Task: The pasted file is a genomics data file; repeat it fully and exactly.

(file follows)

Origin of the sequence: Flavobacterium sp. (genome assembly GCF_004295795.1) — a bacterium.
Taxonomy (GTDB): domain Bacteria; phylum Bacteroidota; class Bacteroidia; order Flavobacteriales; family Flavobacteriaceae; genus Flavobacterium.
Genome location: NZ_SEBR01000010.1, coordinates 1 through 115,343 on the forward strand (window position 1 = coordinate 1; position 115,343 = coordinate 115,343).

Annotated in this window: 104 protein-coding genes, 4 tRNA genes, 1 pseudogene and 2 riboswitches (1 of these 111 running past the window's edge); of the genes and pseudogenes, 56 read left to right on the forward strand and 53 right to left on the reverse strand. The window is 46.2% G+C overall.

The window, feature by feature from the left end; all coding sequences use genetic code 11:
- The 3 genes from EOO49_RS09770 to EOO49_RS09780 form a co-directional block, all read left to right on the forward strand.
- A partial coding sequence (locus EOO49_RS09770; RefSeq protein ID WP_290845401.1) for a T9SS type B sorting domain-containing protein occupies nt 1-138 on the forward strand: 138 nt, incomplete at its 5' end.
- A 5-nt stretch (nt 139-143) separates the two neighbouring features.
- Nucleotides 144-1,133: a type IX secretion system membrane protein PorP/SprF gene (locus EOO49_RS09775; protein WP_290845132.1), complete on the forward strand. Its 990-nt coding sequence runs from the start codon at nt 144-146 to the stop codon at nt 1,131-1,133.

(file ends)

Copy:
Origin of the sequence: Flavobacterium sp. (genome assembly GCF_004295795.1) — a bacterium.
Taxonomy (GTDB): domain Bacteria; phylum Bacteroidota; class Bacteroidia; order Flavobacteriales; family Flavobacteriaceae; genus Flavobacterium.
Genome location: NZ_SEBR01000010.1, coordinates 1 through 115,343 on the forward strand (window position 1 = coordinate 1; position 115,343 = coordinate 115,343).

Annotated in this window: 104 protein-coding genes, 4 tRNA genes, 1 pseudogene and 2 riboswitches (1 of these 111 running past the window's edge); of the genes and pseudogenes, 56 read left to right on the forward strand and 53 right to left on the reverse strand. The window is 46.2% G+C overall.

The window, feature by feature from the left end; all coding sequences use genetic code 11:
- The 3 genes from EOO49_RS09770 to EOO49_RS09780 form a co-directional block, all read left to right on the forward strand.
- A partial coding sequence (locus EOO49_RS09770; RefSeq protein ID WP_290845401.1) for a T9SS type B sorting domain-containing protein occupies nt 1-138 on the forward strand: 138 nt, incomplete at its 5' end.
- A 5-nt stretch (nt 139-143) separates the two neighbouring features.
- Nucleotides 144-1,133: a type IX secretion system membrane protein PorP/SprF gene (locus EOO49_RS09775; protein WP_290845132.1), complete on the forward strand. Its 990-nt coding sequence runs from the start codon at nt 144-146 to the stop codon at nt 1,131-1,133.